Shaëeza poses on the deck of the Volvo 65 “Mapfre” before departure.
Shaëeza (right) with another course student Randy on the former Whitbread yacht “Maiden”.
The Volvo 65 “Mapfre racing in the last Volvo Ocean Race”. (sail-world.com photo)
SIMPSON BAY–Somewhere in the mid-Atlantic, the Volvo 65 ocean racer Mapfre (Sailing Poland) is one week into a 4,500 mile transatlantic crossing returning to Poland via the Azores and the United Kingdom, having skirted around the remnants of Tropical Storm Arthur.
Not that there is anything remarkable about returning home for professional crews on high-tech ocean thoroughbreds built for around-the-world racing. What is remarkable is that on board is a graduate of Kidz at Sea Foundation’s Zero to Hero programme, recently qualified Captain Shaëeza Scheherazade.
The 28-year-old Dutch national’s meteoric rise in just a few months from zero to hero graduate – as the name of the course implies, students start with zero or very little knowledge – to what looks certain to turn into an international sailing career speaks volumes about hard work, passion, commitment, and chasing your dreams.
One can only imagine the adrenaline rush she must be experiencing on what will be her longest sustained period of sailing, day and night, handling a variety of crew functions, braving a mixed scenario of weather, and toughing out the absence of comforts below deck. Her previous longest distance stint was sailing around the island.
She is not the only female crew member on board. Two other women are part of the crew of six, plus the skipper. Given Shaëeza’s already proven capabilities, this voyage will enable her to learn more about navigation, radar and the instrumentation common to these yachts.
Like other yachts that participated in the Heineken Regatta, Mapfre’s departure was delayed due to the COVID-19 pandemic. Yachts found they were separated from their crews who had left the island temporarily only to find they could not return to join their boats due to the closure of the airport. The Volvo 70 I Love Poland is still here at Isle de Sol.
Mapfre left St. Maarten on Wednesday, May 13, with just three crew: skipper, a mate and Shaëeza. They stopped off in St. Barths and Guadeloupe to pick up more crew, before launching into the Atlantic crossing on May 16.
The Zero to Hero programme implemented after Hurricane Irma and run by Kidz at Sea Foundation is a 12-week course teaching everything about sailing, coastal navigation, maintenance, leading to students obtaining sailboat and powerboat licences, and international radio telephone operators’ licences.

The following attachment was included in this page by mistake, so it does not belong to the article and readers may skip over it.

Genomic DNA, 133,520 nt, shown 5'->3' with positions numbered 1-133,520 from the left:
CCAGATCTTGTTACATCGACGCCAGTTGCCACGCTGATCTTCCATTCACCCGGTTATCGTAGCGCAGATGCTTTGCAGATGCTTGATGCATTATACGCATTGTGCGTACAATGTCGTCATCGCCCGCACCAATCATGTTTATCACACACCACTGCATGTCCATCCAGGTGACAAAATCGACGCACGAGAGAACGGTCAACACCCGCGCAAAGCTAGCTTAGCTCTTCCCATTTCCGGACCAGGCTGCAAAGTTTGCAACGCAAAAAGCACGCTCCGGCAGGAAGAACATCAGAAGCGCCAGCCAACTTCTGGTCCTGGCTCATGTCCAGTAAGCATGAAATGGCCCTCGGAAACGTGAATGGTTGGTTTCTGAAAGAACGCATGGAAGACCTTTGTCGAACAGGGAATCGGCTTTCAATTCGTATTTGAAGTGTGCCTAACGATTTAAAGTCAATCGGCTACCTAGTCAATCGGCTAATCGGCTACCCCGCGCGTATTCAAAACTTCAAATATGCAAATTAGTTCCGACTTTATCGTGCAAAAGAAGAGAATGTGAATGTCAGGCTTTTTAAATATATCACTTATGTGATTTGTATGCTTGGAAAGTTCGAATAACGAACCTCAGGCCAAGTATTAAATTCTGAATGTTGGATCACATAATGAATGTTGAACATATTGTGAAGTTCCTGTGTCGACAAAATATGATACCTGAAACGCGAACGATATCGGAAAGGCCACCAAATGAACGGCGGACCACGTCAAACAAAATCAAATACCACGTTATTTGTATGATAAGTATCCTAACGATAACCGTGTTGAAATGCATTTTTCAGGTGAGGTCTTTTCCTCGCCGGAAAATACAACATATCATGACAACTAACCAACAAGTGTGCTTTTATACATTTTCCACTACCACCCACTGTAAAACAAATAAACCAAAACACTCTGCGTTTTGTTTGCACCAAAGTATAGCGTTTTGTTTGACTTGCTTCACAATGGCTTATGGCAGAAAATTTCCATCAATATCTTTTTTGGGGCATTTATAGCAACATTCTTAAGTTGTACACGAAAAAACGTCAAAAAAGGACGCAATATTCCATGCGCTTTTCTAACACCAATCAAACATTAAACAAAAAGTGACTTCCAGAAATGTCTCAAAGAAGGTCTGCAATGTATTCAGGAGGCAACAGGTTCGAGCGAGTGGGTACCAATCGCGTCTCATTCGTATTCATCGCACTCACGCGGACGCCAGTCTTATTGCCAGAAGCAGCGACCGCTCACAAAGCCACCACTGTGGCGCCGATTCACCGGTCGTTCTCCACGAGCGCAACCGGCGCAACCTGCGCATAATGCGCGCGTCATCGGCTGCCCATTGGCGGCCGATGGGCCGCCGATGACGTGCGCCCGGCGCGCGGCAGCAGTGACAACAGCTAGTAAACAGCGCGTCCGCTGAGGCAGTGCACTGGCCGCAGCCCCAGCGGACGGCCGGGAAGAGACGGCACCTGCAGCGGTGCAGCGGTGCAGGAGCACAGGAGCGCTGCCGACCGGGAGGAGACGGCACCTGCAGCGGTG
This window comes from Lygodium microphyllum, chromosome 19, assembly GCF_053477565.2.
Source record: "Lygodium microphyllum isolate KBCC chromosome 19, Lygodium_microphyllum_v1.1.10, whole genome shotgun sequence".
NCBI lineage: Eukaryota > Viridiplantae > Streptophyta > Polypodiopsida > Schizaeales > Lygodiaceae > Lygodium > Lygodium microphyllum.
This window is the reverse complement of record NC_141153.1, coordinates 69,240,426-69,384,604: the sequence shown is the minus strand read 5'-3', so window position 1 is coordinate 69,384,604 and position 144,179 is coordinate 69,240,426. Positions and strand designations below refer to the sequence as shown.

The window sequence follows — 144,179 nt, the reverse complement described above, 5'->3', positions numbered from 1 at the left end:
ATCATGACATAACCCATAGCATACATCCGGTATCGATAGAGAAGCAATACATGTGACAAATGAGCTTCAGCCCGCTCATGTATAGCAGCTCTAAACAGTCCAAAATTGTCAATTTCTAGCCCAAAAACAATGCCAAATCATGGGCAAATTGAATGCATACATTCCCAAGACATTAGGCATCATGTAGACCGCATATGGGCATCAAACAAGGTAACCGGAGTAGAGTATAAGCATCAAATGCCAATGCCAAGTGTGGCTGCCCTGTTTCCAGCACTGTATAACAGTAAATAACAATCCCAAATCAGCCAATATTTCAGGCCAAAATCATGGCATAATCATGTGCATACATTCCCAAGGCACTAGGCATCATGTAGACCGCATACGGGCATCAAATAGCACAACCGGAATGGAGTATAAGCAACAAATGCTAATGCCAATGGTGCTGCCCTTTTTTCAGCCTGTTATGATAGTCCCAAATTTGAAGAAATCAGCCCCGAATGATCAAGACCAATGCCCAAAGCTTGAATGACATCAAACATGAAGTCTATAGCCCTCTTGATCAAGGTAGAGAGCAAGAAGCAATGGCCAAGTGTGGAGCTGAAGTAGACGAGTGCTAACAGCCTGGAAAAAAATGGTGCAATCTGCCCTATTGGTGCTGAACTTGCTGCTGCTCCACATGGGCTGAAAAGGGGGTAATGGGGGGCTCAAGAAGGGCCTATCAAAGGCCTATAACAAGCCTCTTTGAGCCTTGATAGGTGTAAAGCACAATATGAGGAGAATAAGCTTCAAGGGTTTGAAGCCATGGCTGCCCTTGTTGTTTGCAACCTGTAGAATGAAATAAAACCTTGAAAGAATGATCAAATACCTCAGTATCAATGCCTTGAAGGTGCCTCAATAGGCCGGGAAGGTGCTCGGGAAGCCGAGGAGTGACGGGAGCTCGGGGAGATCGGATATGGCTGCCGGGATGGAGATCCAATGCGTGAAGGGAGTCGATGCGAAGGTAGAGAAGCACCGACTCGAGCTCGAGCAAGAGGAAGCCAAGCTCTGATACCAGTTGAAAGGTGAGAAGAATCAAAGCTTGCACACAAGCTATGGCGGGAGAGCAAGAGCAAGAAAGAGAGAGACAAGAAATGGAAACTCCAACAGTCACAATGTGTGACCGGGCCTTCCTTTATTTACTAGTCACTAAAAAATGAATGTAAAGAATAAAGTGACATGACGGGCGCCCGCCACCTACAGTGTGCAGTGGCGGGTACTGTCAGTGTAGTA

Typically, 12 students are taken on at a time, with the course mixing theory and practical instruction with a lot of sailing, between 35 to 40 days on the water. The school has a Catalina 36 Moondance as its principle training yacht, Sunfast 20s formerly from Lagoon Sailboat Rentals used for fun and competition, and a 28-foot powerboat Seaglass.
Most of the students are local youngsters from the island. To qualify for the course, one needs to be at least 18 years of age and unemployed. The organisation Nationaal Rampenfonds in the Netherlands funded Shëeza’s course while Nationaal Rampenfonds, Samenwerkendefondsen, and currently Dutch Red Cross Lively Programme fund the Kidz at Sea programmes.
The syllabus is based on three instruction books: Basic Cruising, Bareboat Cruising and Bareboat Chartering. Students are evaluated and tested as the course goes on. They also have to pass the worldwide-recognised Standards of Training, Certification and Watchkeeping (STCW 2010).
Shaëeza, one of the top students, according to the instructors, was a hard worker from the get-go, missing only three days in 3½ months. She went to Milton Peters College before studying archaeology at Leiden University. Now, thanks to the Zero to Hero course, she has her power and sail endorsement under the Small Commercial Vessel (SCV) code.
She trained on the Sunfast 20 boats, Moondance, crewed on Ian Martin’s Spellbound during the second Caribbean Multihull Regatta, and assisted the all-girl crew on the legendary 58-foot former Whitbread yacht Maiden when they were here.
After a spell of working at Isle de Sol Marina and networking in the marine community she bumped into the crew of Mapfre which led to the offer of joining their boat. Clearly the Polish outfit was impressed by her drive and ambition.
“Shaëeza was an exceptional student and we are all very proud of her achievements,” said Jon Westmoreland, one of three instructors along with Garth Steyn and Tony Burn. “It was an awesome offer by Mapfre for Shaëeza and she just went for it. She’s a great, no-nonsense person.”
Who knows where her future will take her now? Once in Poland she will see what options are open to her. The summer regatta racing season in Europe will be starting and with it opportunities to race on different boats, COVID-19 notwithstanding.
With a 4,500 mile crossing racked up, she could now embark on Royal Yachting Association (RYA) certification if she so desires, which would add another arrow to her quiver.
Said Kidz at Sea founder Garth Steyn: “It’s exciting to see Shaëeza, who started with limited experience, do so well in the Zero to Hero programme. Having the opportunity to do her first Atlantic crossing on a Volvo Ocean racing class boat is a very challenging experience. It will challenge and change her in ways she is least expecting.”
Added Kidz at Sea Foundation President Lorraine Talmi: “We are so proud of how the Kidz at Sea programme is working and that young people can find something that drives them and to take advantage of the networking opportunities St. Maarten’s Marine Industry has available, not just locally but internationally. We look forward to finding out where this path Shaëeza has embarked on will take her.”
Kidz at Sea Foundation is looking forward to continuing with a fifth group of students once the COVID-19 crisis is over, and more groups of classes.